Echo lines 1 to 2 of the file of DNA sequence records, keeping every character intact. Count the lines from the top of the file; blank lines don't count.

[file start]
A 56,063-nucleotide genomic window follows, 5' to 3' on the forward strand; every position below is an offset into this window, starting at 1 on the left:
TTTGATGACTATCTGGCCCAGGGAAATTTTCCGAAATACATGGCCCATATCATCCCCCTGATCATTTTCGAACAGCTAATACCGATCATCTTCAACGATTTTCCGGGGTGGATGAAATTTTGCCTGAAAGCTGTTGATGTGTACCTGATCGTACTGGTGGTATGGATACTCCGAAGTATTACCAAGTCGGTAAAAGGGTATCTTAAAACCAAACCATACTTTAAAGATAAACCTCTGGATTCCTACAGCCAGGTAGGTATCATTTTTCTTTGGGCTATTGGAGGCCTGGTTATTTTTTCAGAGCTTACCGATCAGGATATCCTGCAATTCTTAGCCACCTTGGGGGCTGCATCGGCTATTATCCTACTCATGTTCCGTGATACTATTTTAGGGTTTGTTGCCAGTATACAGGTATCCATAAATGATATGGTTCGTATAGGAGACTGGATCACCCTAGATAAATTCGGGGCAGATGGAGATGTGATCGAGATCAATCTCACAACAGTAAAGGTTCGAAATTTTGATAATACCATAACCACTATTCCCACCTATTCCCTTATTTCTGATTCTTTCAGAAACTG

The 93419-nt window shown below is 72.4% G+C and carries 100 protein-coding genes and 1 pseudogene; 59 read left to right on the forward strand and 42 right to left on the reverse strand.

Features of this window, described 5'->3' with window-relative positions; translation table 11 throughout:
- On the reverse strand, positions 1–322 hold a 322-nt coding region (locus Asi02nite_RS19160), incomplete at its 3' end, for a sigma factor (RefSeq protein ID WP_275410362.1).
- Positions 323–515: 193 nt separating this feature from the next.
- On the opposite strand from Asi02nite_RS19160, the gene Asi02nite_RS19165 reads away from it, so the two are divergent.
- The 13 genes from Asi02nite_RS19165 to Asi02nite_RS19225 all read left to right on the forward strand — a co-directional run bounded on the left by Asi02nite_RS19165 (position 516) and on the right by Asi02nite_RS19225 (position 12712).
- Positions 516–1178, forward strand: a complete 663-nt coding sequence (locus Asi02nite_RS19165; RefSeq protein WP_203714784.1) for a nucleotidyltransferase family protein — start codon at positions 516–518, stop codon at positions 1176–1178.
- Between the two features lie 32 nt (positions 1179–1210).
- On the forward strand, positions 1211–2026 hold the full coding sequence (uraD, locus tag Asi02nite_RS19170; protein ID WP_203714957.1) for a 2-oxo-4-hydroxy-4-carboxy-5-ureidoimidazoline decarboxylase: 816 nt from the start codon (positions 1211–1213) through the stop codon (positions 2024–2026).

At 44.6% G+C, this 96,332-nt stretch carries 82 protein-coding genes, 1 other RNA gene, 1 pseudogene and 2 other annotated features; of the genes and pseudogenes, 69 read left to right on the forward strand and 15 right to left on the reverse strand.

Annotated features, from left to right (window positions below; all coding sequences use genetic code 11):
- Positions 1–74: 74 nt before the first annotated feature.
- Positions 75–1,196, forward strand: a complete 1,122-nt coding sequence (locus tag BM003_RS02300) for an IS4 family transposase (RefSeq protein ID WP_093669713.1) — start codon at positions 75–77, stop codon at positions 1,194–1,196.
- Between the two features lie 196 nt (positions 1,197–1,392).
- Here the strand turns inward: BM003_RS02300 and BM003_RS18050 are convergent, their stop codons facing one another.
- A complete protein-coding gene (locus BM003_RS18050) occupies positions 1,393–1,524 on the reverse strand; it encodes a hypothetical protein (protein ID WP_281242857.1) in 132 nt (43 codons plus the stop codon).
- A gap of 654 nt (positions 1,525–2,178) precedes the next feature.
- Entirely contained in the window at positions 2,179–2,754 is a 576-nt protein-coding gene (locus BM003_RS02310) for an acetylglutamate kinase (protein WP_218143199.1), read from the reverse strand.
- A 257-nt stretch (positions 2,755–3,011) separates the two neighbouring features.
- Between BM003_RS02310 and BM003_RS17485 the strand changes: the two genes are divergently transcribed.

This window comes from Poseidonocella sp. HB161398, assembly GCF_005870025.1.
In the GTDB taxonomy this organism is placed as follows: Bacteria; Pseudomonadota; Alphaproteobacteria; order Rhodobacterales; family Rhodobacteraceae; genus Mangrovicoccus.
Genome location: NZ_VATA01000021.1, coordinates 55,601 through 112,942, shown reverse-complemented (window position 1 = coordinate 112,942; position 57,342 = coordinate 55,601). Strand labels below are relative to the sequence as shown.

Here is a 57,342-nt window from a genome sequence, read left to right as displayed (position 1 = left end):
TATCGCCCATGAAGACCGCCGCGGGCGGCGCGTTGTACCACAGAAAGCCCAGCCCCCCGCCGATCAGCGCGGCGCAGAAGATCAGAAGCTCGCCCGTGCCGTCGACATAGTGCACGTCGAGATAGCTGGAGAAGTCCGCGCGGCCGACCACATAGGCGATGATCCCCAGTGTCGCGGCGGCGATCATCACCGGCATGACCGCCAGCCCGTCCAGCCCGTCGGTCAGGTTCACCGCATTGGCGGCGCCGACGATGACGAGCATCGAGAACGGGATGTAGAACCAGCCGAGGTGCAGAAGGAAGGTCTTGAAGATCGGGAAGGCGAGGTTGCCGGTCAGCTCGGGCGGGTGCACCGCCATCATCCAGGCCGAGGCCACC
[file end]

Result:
A 56,063-nucleotide genomic window follows, 5' to 3' on the forward strand; every position below is an offset into this window, starting at 1 on the left:
TTTGATGACTATCTGGCCCAGGGAAATTTTCCGAAATACATGGCCCATATCATCCCCCTGATCATTTTCGAACAGCTAATACCGATCATCTTCAACGATTTTCCGGGGTGGATGAAATTTTGCCTGAAAGCTGTTGATGTGTACCTGATCGTACTGGTGGTATGGATACTCCGAAGTATTACCAAGTCGGTAAAAGGGTATCTTAAAACCAAACCATACTTTAAAGATAAACCTCTGGATTCCTACAGCCAGGTAGGTATCATTTTTCTTTGGGCTATTGGAGGCCTGGTTATTTTTTCAGAGCTTACCGATCAGGATATCCTGCAATTCTTAGCCACCTTGGGGGCTGCATCGGCTATTATCCTACTCATGTTCCGTGATACTATTTTAGGGTTTGTTGCCAGTATACAGGTATCCATAAATGATATGGTTCGTATAGGAGACTGGATCACCCTAGATAAATTCGGGGCAGATGGAGATGTGATCGAGATCAATCTCACAACAGTAAAGGTTCGAAATTTTGATAATACCATAACCACTATTCCCACCTATTCCCTTATTTCTGATTCTTTCAGAAACTG